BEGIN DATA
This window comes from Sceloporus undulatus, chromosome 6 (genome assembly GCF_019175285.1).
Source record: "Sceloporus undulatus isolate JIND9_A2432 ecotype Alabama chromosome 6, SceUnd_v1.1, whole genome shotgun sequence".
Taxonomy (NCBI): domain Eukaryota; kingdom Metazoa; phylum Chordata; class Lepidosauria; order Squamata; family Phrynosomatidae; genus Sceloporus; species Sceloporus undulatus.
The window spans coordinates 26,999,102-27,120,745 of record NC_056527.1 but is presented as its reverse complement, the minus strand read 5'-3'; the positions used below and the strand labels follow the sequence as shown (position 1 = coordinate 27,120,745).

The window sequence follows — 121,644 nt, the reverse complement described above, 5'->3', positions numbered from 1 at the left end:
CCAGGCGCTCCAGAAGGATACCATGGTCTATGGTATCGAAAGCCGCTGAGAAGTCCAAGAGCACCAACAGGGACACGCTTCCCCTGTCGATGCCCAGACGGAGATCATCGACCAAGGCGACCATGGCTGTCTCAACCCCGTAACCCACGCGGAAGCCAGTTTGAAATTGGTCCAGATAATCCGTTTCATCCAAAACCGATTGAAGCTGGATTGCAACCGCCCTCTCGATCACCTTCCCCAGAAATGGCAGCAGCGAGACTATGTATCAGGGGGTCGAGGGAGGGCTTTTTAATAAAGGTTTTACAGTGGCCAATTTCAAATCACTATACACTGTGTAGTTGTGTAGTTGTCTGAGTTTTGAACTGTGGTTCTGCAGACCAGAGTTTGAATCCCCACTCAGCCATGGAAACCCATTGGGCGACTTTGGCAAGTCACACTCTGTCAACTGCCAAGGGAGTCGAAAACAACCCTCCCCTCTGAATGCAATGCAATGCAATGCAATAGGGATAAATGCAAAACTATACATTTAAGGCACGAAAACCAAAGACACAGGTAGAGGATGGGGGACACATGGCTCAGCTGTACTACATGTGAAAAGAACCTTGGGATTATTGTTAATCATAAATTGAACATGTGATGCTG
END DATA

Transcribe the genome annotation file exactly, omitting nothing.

This window comes from Sceloporus undulatus, chromosome 6 (genome assembly GCF_019175285.1).
Source record: "Sceloporus undulatus isolate JIND9_A2432 ecotype Alabama chromosome 6, SceUnd_v1.1, whole genome shotgun sequence".
Taxonomy (NCBI): domain Eukaryota; kingdom Metazoa; phylum Chordata; class Lepidosauria; order Squamata; family Phrynosomatidae; genus Sceloporus; species Sceloporus undulatus.
The window spans coordinates 26,999,102-27,120,745 of record NC_056527.1 but is presented as its reverse complement, the minus strand read 5'-3'; the positions used below and the strand labels follow the sequence as shown (position 1 = coordinate 27,120,745).

The window sequence follows — 121,644 nt, the reverse complement described above, 5'->3', positions numbered from 1 at the left end:
CCAGGCGCTCCAGAAGGATACCATGGTCTATGGTATCGAAAGCCGCTGAGAAGTCCAAGAGCACCAACAGGGACACGCTTCCCCTGTCGATGCCCAGACGGAGATCATCGACCAAGGCGACCATGGCTGTCTCAACCCCGTAACCCACGCGGAAGCCAGTTTGAAATTGGTCCAGATAATCCGTTTCATCCAAAACCGATTGAAGCTGGATTGCAACCGCCCTCTCGATCACCTTCCCCAGAAATGGCAGCAGCGAGACTATGTATCAGGGGGTCGAGGGAGGGCTTTTTAATAAAGGTTTTACAGTGGCCAATTTCAAATCACTATACACTGTGTAGTTGTGTAGTTGTCTGAGTTTTGAACTGTGGTTCTGCAGACCAGAGTTTGAATCCCCACTCAGCCATGGAAACCCATTGGGCGACTTTGGCAAGTCACACTCTGTCAACTGCCAAGGGAGTCGAAAACAACCCTCCCCTCTGAATGCAATGCAATGCAATGCAATAGGGATAAATGCAAAACTATACATTTAAGGCACGAAAACCAAAGACACAGGTAGAGGATGGGGGACACATGGCTCAGCTGTACTACATGTGAAAAGAACCTTGGGATTATTGTTAATCATAAATTGAACATGTGATGCTG